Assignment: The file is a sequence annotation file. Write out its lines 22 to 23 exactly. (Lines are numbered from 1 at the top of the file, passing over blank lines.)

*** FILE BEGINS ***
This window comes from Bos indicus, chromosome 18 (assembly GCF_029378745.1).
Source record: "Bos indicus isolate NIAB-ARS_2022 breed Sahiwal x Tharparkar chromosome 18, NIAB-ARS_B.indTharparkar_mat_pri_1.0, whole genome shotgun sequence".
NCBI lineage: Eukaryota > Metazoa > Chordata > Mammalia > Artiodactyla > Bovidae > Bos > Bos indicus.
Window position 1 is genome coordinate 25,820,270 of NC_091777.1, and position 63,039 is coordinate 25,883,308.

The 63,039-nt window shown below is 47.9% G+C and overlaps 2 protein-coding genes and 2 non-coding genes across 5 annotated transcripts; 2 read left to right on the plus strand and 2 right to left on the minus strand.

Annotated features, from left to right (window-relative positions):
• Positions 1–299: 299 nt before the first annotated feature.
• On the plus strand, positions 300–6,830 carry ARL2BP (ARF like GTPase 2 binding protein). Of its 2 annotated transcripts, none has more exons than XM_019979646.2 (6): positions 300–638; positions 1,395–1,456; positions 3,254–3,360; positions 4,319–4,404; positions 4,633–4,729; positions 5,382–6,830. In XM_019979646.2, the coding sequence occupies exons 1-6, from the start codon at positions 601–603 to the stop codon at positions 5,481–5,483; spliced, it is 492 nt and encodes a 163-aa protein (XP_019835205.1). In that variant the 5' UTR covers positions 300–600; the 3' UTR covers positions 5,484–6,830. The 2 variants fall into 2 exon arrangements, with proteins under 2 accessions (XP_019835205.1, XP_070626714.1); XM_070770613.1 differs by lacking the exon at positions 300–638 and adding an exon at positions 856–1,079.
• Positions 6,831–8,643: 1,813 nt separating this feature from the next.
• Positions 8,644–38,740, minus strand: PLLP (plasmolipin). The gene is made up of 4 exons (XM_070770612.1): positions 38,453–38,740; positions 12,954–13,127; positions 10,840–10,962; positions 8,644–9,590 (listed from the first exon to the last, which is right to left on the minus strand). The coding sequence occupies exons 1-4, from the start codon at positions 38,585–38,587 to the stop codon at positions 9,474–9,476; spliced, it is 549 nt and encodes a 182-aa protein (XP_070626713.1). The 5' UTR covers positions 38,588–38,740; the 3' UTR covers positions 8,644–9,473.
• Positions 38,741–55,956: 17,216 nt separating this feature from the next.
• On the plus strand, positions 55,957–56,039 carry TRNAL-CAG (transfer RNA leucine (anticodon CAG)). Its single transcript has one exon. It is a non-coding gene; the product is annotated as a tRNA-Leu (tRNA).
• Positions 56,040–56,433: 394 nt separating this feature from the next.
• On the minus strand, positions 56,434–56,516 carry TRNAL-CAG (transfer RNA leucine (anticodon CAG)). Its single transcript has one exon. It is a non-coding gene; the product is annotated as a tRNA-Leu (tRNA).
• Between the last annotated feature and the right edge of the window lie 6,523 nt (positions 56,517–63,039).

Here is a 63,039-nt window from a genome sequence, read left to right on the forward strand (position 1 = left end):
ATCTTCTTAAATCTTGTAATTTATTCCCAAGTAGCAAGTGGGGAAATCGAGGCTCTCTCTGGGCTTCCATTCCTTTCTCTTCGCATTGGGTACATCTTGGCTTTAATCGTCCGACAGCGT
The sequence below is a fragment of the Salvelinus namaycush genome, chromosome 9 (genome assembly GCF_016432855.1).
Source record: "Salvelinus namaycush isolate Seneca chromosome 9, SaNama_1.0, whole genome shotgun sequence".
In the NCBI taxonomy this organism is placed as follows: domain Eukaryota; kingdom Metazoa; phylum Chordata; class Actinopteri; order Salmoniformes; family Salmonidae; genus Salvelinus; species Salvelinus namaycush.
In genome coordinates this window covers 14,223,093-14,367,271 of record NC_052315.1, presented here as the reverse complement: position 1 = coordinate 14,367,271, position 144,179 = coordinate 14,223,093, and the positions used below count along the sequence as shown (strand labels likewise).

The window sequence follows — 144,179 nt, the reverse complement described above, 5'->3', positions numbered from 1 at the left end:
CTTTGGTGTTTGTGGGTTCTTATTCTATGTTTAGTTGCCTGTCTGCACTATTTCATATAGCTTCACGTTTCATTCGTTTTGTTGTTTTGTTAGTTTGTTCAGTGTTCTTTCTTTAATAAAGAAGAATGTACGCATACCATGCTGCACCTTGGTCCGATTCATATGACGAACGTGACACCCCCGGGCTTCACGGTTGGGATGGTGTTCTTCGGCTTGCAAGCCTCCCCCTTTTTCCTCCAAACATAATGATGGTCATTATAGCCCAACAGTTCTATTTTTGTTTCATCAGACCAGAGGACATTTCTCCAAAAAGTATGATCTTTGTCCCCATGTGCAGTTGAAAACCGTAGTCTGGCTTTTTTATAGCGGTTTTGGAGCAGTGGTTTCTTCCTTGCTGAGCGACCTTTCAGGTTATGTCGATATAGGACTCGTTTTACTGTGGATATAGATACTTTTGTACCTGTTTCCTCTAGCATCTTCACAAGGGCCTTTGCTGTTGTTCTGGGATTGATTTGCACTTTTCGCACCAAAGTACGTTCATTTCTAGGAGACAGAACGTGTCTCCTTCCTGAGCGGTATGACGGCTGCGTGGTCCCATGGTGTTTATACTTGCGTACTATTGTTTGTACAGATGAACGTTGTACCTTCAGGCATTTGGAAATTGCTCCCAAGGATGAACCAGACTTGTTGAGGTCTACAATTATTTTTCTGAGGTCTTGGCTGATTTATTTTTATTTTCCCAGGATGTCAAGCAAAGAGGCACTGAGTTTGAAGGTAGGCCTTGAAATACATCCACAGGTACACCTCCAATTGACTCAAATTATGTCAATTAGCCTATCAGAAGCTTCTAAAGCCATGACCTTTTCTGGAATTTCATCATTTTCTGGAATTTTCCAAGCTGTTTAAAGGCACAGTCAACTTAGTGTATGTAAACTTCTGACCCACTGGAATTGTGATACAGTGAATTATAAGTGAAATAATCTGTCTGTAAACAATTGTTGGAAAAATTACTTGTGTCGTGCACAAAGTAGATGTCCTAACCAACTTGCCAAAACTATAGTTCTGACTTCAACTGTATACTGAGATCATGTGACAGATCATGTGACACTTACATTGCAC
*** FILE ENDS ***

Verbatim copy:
The window sequence follows — 144,179 nt, the reverse complement described above, 5'->3', positions numbered from 1 at the left end:
CTTTGGTGTTTGTGGGTTCTTATTCTATGTTTAGTTGCCTGTCTGCACTATTTCATATAGCTTCACGTTTCATTCGTTTTGTTGTTTTGTTAGTTTGTTCAGTGTTCTTTCTTTAATAAAGAAGAATGTACGCATACCATGCTGCACCTTGGTCCGATTCATATGACGAACGTGACACCCCCGGGCTTCACGGTTGGGATGGTGTTCTTCGGCTTGCAAGCCTCCCCCTTTTTCCTCCAAACATAATGATGGTCATTATAGCCCAACAGTTCTATTTTTGTTTCATCAGACCAGAGGACATTTCTCCAAAAAGTATGATCTTTGTCCCCATGTGCAGTTGAAAACCGTAGTCTGGCTTTTTTATAGCGGTTTTGGAGCAGTGGTTTCTTCCTTGCTGAGCGACCTTTCAGGTTATGTCGATATAGGACTCGTTTTACTGTGGATATAGATACTTTTGTACCTGTTTCCTCTAGCATCTTCACAAGGGCCTTTGCTGTTGTTCTGGGATTGATTTGCACTTTTCGCACCAAAGTACGTTCATTTCTAGGAGACAGAACGTGTCTCCTTCCTGAGCGGTATGACGGCTGCGTGGTCCCATGGTGTTTATACTTGCGTACTATTGTTTGTACAGATGAACGTTGTACCTTCAGGCATTTGGAAATTGCTCCCAAGGATGAACCAGACTTGTTGAGGTCTACAATTATTTTTCTGAGGTCTTGGCTGATTTATTTTTATTTTCCCAGGATGTCAAGCAAAGAGGCACTGAGTTTGAAGGTAGGCCTTGAAATACATCCACAGGTACACCTCCAATTGACTCAAATTATGTCAATTAGCCTATCAGAAGCTTCTAAAGCCATGACCTTTTCTGGAATTTCATCATTTTCTGGAATTTTCCAAGCTGTTTAAAGGCACAGTCAACTTAGTGTATGTAAACTTCTGACCCACTGGAATTGTGATACAGTGAATTATAAGTGAAATAATCTGTCTGTAAACAATTGTTGGAAAAATTACTTGTGTCGTGCACAAAGTAGATGTCCTAACCAACTTGCCAAAACTATAGTTCTGACTTCAACTGTATACTGAGATCATGTGACAGATCATGTGACACTTACATTGCAC